by Rob Schwarzwalder
January 23, 2013
Yesterday was the 100th birthday of arguably the most profound Evangelical Protestant theologian of the 20th century, Carl F.H. Henry. A number of fine tributes have been published about him, and one more outline of his life and ministry is unnecessary. Yet honoring a man whose contributions to Evangelical Christianity, in the United States, in Europe, and throughout the world, have been so pronounced is not undue.
It was my privilege to meet Dr. Henry thirty years ago while a student at Western Seminary in Portland, Oregon. He spoke both to the student body and, at the invitation of my friend and mentor Dr. Gerry Breshears, a smaller group of young seminarians of which I was a part.
I was raised among the born-again, and have heard more sermons, studies, and Bible lessons than I possibly can remember. But I recall the moving, arresting opening of one of the messages Dr. Henry preached in our seminary chapel. As he began, Dr. Henry said something like this: “If ever you feel alone or small or unimportant in the universe, read John 1.” As the first chapter of John’s Gospel teaches, since the God of the universe became a man in the person of Jesus of Nazareth, it should be clear that our worth to him is inestimable. And I remember when it came time for prayer, Dr. Henry did not simply slightly bow his head but bent his frame with his elbows on his knees, a look of intense seriousness crossing his face. That was, for me, a sermon in itself.
Dr. Henry came and lectured to my class in Christology, as well. He read from what looked like a large piece of butcher paper on which he had handwritten his notes. He told us he had stayed up all night drafting his remarks, and after completing his delivery of them asked if anyone would like to have his text. Either I sat dumbly and failed to raise my hand or one of my colleagues beat me to it. Either way, the memory of him holding up a sheet of what probably were among the most careful reflections on Jesus given during my lifetime and my not getting it still causes me a bit of heartache.
On another occasion, I caught Dr. Henry sitting by himself in a quiet place on the seminary grounds. As I approached, a look of pain came over his face: It was obvious he only wanted some private time to read (I fear that I give this same look to people sometimes, and only hope I recover as graciously as he did with me). After a moment, he talked about sending me, at cost, his magisterial multi-volume God, Revelation and Authority and recommending that I get the text of a debate in which I was going to participate published in Christianity Today. That was tall cotton for a skinny kid in jeans; I’ve never forgotten his quick, sweet generosity of spirit.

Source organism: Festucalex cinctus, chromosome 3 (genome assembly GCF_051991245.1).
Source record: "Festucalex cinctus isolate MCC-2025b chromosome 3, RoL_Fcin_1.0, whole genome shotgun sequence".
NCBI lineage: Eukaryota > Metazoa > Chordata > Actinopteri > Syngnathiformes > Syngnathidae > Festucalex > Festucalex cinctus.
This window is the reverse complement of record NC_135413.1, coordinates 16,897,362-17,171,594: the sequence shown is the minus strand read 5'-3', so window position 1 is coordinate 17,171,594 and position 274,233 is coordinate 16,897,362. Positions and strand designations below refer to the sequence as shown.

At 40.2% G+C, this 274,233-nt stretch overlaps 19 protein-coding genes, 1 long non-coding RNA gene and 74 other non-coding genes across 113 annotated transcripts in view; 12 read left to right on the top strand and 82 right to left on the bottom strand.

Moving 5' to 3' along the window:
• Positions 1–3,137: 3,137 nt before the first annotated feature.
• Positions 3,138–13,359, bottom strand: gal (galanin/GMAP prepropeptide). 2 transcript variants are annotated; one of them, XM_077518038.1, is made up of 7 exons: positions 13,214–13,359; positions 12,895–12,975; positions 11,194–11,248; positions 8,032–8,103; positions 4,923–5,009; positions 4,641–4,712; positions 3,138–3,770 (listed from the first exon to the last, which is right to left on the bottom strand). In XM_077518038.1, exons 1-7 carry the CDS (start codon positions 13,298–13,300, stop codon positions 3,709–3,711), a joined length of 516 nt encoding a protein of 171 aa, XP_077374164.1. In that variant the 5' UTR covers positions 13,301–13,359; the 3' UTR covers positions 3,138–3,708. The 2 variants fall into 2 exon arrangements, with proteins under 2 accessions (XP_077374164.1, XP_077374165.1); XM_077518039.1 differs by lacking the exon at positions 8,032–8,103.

When I was writing my graduate thesis, Dr. Henry was also so kind as to send a handwritten response to the survey questions I was posing to a number of Evangelical leaders. His comments were incisive and eminently quotable. And, unlike some of his peers in the world of Evangelical theologians, he took the time to respond to my questions and treat them seriously.
Finally, I think I’ll never forget the evening in Dr. Breshears’ home with Dr. Henry. He asked us what we thought was the greatest crisis facing the Evangelical church. I piped up, “A creeping ecumenism.” He said, “Eh-kyou-menism.” Not sure what he meant, I said, “Yes, a creeping ecumenism.” Again he said, “Eh-kyou-menism. The emphasis is on the second syllable.” I took the point.
The most memorable part of the evening, for me, was his closing prayer. We gathered around and, as I was next to him, he put his arm around me and prayed something like this: “Heavenly Father, I pray that these young men won’t try to gather to themselves a group of followers who will elevate their egos, but that they faithfully would serve You all their days.” It convicted me to the core of my being, and was a defining moment in my young life and ministry.
Carl Henry gave me and many younger Evangelicals a great gift: The understanding that one need not compromise his intellectual integrity to be a believing Christian and that, in fact, a rigorous intellectual life was not just consistent with but also strengthened by diligent interaction with the inspired text of Scripture. As a young man grappling with a theological tradition that historically had been rich and deep but that had, in some ways, turned inward and even intellectually fearful during the early to mid-20th century, Dr. Henry showed me that one could hold two doctorates (as he did) and still believe that the Bible was God’s self-revelation and that the Person of Jesus of Nazareth was the atoning, risen Savior. For that alone, I am in his debt. He, being dead, yet speaketh.